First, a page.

- The Court also found the words ‘contribution to a significant degree’ require a contribution which is substantially more than material. However the Act does not require employment to be the sole cause of the aggravation.
In this case it meant her work needed to be the significant cause of her ongoing pain and other symptoms in her shoulders. It did not matter that is was not the sole cause. That is, there could be some other factors that were contributing to the current symptoms including age or and old injury. If her work duties were the significant cause of her current symptoms that was considered sufficient. These considerations are largely determined by what the medical evidence indicates and what the worker says about the condition and how work has worsened it. The individual circumstances of the worker need to be very closely examined when considering these issues.
In this case some of the medical evidence suggested that the worker could have injured her shoulders at any time, any where and the fact that the injury occurred at work was purely coincidental. The Tribunal did not accept this, largely because of the worker’s contemporaneous reporting of her injuries at the work place and her treating medical records that supported her version of events.
The AAT attached little weight to the fact that the worker experienced some pain in her shoulder prior to her employment, as that pain and symptomology was not of the same severity as that experienced whilst working with employer. The AAT concluded that a worsening or increase in symptoms can constitute an aggravation of an injury for the purposes of the SRC Act.”
Was there an ongoing incapacity or need for medical treatment?
The AAT was then required to determine if having suffered the aggravation of her pre-existing condition, whether the worker remain incapacitated for work. If this could be demonstrated it would entitle the worker to compensation.
Importantly, section 4(9) of the SRC Act defines incapacity to mean “incapacity to engage in any work or work at the same level the employee was engaged in immediately before the injury occurred”. The AAT found that the worker remained incapacitated as per section 4(9) of the Act because she was unable to undertake the full spectrum of work duties, despite being able to perform full time hours. The worker was therefore entitled to compensation.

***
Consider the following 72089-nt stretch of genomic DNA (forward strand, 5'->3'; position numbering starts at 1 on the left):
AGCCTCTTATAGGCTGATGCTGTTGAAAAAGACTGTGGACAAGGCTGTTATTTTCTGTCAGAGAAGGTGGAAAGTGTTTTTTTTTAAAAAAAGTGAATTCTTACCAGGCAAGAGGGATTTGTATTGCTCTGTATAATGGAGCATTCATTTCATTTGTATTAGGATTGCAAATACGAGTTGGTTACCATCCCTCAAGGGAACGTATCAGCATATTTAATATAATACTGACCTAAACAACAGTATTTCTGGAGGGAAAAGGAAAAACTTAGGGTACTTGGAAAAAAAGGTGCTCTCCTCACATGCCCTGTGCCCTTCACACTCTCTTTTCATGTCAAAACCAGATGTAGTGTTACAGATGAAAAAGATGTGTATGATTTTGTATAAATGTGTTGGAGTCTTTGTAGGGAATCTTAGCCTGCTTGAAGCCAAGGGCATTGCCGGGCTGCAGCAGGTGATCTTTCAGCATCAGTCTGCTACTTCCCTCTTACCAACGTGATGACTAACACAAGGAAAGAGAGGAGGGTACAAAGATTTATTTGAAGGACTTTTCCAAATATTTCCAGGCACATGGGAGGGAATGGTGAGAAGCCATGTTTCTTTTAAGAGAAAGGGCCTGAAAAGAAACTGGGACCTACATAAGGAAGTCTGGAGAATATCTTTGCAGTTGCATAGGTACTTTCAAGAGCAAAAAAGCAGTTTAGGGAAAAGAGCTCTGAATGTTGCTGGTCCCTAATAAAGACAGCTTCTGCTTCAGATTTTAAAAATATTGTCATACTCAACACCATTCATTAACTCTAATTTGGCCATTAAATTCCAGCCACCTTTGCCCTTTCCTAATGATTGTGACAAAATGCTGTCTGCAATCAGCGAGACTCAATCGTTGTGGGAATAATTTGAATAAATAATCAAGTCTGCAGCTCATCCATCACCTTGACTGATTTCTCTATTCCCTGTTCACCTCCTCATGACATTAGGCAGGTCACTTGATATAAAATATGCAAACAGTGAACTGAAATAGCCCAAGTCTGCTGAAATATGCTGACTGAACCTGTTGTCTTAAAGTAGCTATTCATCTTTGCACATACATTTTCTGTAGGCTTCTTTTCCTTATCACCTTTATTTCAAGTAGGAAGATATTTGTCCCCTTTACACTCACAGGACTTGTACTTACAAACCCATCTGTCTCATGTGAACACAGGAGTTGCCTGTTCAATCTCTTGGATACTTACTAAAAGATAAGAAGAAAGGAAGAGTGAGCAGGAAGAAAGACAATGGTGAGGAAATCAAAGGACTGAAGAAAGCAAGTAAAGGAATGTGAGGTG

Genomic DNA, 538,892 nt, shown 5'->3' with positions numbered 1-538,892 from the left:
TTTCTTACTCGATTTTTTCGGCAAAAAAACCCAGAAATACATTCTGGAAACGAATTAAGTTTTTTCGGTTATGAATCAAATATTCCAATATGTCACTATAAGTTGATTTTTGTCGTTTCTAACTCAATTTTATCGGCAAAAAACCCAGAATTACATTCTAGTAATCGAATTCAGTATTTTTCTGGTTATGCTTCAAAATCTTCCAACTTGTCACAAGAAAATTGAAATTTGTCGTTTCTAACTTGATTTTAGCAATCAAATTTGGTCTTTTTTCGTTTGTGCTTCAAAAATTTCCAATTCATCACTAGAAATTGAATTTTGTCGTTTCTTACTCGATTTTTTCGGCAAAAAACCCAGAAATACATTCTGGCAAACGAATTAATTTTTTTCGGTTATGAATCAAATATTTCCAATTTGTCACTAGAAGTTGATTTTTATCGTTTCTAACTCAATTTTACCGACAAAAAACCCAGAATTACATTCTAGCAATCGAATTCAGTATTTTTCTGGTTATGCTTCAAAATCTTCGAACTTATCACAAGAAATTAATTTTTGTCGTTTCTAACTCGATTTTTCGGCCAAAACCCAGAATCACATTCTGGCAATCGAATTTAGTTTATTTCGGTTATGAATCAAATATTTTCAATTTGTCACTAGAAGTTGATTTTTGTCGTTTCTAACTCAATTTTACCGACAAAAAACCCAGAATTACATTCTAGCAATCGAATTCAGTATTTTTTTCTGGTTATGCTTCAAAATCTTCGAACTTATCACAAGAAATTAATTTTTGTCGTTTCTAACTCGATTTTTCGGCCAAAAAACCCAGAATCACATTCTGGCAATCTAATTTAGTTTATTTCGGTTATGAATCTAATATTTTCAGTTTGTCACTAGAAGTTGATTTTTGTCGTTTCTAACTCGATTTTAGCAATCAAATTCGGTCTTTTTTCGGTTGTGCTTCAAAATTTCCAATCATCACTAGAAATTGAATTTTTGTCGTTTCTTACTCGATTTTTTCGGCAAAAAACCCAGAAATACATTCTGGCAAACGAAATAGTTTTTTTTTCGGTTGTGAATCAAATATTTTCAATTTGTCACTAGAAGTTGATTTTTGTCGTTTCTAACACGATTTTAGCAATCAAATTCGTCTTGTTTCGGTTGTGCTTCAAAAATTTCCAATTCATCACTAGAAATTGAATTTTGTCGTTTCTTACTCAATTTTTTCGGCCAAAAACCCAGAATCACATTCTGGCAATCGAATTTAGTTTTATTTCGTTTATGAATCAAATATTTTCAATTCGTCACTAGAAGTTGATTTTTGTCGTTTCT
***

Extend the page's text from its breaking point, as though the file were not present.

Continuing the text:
An important finding in this case was that it is not necessary that the symptoms be present all of the time. There can be periods of time when the pain for example ceases when the individual is away from work or when on a holiday and clearly not working. It was acknowledged by the AAT that there will be periods of time when the pain will not be present at all as the individual is not at work performing the duties that aggravate the condition.
What were the implications for the worker?
Having found that she is still entitled to compensation under sections 16 and 19 of the SRC Act, the worker can now continue to claim reasonable medical expenses related to her shoulder problems and also remain on restricted duties at work. Her employer must continue to provide her with suitable duties taking into account the restrictions arising from her bilateral shoulder problems.
In this case, despite the worker clearly having pre-existing degenerative changes in her shoulders, she was still successful in having the AAT accept that her work duties continued to cause an aggravation of that condition. As work was the significant contributor to that ongoing aggravation her claim remained an accepted and she continued to be entitled to compensation.
It is important to seek legal advice any time you receive a decision about your claim which appears to impact your entitlement to compensation. TGB have significant experience with commonwealth employee claims. For further information or assistance with your claim, contact us.
To arrange a free initial interview, contact your nearest TGB office.